We developed a dynamic spatial computable general equilibrium （CGE） model to investigate the regional economic impact of earthquakes. The model, representing a decentralized economy with utility-maximizing consumers and value-maximizing firms in a dynamic context, embodies both the spatial interactions among regions and the dynamics of regional investments. In this numerical simulation model, representing an inter-regional inter-sectoral economy, Japan is subdivided into 47 regions, all of which are connected by transportation networks. The model is calibrated for the regional economy in Japan.
In the model, the world is subdivided into regions, throughout which are general industries, transportation industries and households. The economy is endowed with the primary factors of labor and capital. Labor is mobile across industries but not regions, and capital is immobile across industries and regions. Goods and factor prices are determined in perfectly competitive regional markets. The commodity trade between regions in a country generates demand for transportation services, and unit transportation costs are endogenous. Commodities are perfect substitutes （i.e., trade between regions is calculated by means of trade coefficients）. The movement of commodities among regions is enabled by road, rail, sea and air transportation networks, and the modal share is stipulated. The model is solved for a rational expectation equilibrium with assumptions of perfect competition and foresight. However, we assume that firms place priority on the investment-savings balance, so the level of investment is determined by a firm’s optimizing behavior.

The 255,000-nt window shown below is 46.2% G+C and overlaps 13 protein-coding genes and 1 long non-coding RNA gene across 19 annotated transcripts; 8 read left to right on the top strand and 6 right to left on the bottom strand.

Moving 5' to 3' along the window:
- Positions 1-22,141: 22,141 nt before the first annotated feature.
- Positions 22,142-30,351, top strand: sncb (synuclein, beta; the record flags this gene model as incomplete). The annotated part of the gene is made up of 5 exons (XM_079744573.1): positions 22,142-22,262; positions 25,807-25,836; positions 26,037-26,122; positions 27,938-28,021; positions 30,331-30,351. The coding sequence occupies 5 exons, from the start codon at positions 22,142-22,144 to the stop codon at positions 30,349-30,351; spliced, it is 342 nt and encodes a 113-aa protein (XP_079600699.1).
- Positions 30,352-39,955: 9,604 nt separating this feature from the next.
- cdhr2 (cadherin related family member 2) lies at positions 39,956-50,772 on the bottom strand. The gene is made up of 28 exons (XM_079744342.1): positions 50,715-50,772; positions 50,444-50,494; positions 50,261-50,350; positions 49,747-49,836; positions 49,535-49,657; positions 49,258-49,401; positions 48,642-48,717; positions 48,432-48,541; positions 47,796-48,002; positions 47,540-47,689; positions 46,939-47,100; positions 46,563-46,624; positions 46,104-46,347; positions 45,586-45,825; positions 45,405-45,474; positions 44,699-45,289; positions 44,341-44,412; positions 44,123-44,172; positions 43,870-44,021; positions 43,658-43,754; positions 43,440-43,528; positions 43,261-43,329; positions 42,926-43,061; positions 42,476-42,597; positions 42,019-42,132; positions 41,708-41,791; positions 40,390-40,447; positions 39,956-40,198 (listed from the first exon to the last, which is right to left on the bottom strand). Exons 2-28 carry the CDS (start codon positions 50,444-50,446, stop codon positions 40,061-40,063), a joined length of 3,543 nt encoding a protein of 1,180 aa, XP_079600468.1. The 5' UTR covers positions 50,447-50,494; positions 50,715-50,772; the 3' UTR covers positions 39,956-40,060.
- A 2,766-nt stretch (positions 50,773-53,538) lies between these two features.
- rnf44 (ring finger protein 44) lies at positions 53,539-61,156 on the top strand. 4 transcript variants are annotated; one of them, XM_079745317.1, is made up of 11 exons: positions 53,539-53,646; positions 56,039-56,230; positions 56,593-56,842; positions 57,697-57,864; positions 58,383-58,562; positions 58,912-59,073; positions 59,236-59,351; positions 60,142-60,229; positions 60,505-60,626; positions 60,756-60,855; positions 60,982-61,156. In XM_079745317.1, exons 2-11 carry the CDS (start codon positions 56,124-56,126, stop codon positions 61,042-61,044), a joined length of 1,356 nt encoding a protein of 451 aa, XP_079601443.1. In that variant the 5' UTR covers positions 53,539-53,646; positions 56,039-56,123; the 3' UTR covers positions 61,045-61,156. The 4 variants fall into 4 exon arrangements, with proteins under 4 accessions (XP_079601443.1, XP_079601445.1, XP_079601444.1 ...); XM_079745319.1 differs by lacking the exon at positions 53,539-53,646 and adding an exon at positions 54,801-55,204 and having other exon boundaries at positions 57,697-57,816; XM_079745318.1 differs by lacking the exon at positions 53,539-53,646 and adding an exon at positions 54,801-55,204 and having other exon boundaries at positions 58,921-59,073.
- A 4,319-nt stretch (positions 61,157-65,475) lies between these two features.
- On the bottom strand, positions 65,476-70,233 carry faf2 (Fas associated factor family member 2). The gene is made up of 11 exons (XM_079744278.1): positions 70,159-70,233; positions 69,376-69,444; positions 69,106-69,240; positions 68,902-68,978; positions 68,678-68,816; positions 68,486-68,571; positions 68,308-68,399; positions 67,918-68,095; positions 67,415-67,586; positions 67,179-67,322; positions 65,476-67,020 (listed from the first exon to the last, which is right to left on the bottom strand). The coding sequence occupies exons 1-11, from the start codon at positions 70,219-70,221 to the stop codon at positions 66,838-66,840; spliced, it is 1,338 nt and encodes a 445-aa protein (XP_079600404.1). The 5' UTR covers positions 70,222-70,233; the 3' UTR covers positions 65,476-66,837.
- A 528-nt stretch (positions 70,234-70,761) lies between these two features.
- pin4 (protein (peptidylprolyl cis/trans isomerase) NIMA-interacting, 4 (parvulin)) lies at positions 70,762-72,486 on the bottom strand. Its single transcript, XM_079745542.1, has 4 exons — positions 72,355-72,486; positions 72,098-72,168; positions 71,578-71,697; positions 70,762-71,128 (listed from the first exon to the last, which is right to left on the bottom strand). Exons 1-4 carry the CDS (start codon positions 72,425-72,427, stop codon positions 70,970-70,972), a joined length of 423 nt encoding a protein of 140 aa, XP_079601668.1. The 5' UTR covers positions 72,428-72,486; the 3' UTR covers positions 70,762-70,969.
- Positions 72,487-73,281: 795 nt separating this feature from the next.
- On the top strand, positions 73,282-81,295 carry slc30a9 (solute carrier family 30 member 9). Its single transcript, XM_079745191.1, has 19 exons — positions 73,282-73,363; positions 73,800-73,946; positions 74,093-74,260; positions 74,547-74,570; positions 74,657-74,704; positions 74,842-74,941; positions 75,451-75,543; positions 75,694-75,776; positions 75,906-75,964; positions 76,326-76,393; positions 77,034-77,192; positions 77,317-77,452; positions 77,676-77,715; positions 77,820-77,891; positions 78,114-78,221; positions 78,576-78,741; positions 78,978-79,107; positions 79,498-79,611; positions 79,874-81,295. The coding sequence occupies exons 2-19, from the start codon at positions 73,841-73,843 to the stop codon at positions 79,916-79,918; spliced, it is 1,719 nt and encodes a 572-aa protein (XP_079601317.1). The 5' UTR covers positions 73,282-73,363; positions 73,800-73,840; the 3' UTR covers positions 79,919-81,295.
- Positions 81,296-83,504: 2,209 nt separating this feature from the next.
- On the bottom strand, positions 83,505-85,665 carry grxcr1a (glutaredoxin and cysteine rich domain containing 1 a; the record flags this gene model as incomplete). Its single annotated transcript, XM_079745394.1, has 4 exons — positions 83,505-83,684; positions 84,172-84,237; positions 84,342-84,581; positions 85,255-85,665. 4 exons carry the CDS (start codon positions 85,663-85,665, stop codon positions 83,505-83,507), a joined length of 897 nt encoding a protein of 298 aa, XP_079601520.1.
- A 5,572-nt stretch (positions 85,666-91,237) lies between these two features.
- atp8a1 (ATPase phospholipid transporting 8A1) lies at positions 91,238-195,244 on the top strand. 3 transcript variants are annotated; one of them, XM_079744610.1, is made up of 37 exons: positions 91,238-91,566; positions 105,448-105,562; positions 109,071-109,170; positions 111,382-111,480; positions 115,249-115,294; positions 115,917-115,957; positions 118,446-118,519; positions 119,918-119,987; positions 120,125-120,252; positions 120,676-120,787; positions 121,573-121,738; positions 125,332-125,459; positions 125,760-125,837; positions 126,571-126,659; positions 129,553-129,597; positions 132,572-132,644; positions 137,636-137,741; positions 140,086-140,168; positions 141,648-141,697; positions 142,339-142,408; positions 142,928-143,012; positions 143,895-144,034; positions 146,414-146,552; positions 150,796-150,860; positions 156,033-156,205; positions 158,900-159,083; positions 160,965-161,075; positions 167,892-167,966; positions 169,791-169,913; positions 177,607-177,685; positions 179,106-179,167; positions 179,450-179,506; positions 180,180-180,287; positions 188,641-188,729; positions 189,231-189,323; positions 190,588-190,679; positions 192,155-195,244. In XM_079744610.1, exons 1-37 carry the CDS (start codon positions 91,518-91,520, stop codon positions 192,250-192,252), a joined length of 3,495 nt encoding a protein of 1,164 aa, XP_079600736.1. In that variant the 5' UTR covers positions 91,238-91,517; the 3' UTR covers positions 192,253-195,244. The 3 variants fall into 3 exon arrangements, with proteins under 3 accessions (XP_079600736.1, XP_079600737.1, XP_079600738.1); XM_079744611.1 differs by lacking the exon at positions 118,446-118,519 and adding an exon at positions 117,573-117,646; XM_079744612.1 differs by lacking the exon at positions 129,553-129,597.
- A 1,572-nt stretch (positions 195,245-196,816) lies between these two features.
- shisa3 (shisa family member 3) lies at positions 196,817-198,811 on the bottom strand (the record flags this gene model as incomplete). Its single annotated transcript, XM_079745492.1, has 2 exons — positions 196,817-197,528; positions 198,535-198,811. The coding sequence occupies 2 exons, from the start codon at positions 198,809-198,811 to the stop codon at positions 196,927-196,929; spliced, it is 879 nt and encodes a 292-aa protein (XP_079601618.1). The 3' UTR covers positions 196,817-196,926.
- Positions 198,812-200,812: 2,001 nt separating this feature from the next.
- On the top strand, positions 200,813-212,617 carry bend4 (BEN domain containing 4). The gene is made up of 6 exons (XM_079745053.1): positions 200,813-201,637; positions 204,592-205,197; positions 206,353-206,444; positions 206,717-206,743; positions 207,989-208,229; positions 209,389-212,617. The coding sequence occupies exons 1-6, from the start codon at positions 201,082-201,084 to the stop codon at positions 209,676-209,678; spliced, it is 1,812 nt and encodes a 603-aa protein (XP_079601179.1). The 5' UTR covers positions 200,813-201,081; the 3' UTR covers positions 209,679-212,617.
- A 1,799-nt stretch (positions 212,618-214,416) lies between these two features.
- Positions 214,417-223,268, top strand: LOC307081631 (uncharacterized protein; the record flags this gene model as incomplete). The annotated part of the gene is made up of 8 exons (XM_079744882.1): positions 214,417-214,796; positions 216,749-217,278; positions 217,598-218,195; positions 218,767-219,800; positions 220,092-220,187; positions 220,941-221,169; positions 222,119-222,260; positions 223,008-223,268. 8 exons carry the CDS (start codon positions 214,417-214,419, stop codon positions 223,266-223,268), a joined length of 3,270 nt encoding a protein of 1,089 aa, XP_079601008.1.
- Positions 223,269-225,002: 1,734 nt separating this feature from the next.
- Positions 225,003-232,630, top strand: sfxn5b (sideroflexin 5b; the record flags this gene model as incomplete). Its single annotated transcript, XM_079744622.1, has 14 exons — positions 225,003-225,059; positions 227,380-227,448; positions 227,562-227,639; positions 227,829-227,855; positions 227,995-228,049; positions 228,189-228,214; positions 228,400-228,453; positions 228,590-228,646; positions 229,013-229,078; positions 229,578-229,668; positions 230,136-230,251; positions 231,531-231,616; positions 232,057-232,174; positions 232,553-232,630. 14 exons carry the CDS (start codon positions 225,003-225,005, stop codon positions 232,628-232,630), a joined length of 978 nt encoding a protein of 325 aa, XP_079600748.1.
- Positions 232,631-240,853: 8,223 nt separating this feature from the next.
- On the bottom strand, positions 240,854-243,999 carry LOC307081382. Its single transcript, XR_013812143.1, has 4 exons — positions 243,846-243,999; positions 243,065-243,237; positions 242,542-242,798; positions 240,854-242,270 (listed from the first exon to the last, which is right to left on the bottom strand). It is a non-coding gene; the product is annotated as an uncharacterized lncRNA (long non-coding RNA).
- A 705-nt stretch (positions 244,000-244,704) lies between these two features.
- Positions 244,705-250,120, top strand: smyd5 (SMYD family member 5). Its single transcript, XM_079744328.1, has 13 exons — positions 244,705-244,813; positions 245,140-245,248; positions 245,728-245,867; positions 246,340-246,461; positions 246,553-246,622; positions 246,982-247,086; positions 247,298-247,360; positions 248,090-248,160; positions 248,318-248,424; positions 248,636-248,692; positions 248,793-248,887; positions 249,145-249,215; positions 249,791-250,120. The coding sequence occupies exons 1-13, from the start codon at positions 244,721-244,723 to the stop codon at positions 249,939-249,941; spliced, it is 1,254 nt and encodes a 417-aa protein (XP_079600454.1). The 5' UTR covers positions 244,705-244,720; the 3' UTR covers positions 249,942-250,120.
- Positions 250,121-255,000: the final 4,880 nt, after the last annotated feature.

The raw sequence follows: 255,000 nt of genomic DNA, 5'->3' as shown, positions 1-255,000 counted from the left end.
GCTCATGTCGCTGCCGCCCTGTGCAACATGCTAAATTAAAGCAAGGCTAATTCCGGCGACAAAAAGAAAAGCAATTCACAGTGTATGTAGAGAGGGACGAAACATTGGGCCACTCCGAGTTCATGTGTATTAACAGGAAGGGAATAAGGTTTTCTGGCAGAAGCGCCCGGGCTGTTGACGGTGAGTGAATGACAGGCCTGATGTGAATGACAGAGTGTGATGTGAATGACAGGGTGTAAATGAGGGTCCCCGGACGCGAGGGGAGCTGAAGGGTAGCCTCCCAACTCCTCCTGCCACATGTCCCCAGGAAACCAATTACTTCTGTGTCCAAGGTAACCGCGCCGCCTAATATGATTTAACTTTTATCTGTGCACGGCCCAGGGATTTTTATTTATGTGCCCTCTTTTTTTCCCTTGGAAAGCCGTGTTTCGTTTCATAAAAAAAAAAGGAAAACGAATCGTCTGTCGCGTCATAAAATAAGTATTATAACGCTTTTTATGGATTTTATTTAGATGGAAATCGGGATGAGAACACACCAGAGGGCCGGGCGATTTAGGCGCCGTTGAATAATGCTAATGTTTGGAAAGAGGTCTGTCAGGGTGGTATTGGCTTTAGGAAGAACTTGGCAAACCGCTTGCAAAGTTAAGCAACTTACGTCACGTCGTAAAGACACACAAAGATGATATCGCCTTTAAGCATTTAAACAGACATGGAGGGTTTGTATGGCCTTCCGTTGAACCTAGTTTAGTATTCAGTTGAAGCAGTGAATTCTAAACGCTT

In this paper, the economic impact of large-scale earthquakes is evaluated using our dynamic spatial CGE model. A steady-state solution is derived as a base case. Through numerical simulations, the economic impact of earthquakes in the Nankai Trough Region and Tokyo Metropolitan Area are assessed using hypothetical scenarios. Two cases （i.e., unpredicted and predicted occurrences） are assumed, and the respective solutions, characterized as non-steady state, are compared with the base case. We estimated the dynamic and spatial impacts, that is, the industrial investments and commodity flow between regions before and after the earthquakes. The results confirmed the importance of investments aimed at protecting the regional economy in the event of an earthquake disaster.
JEL Classifications: Q54, R11, R13, R15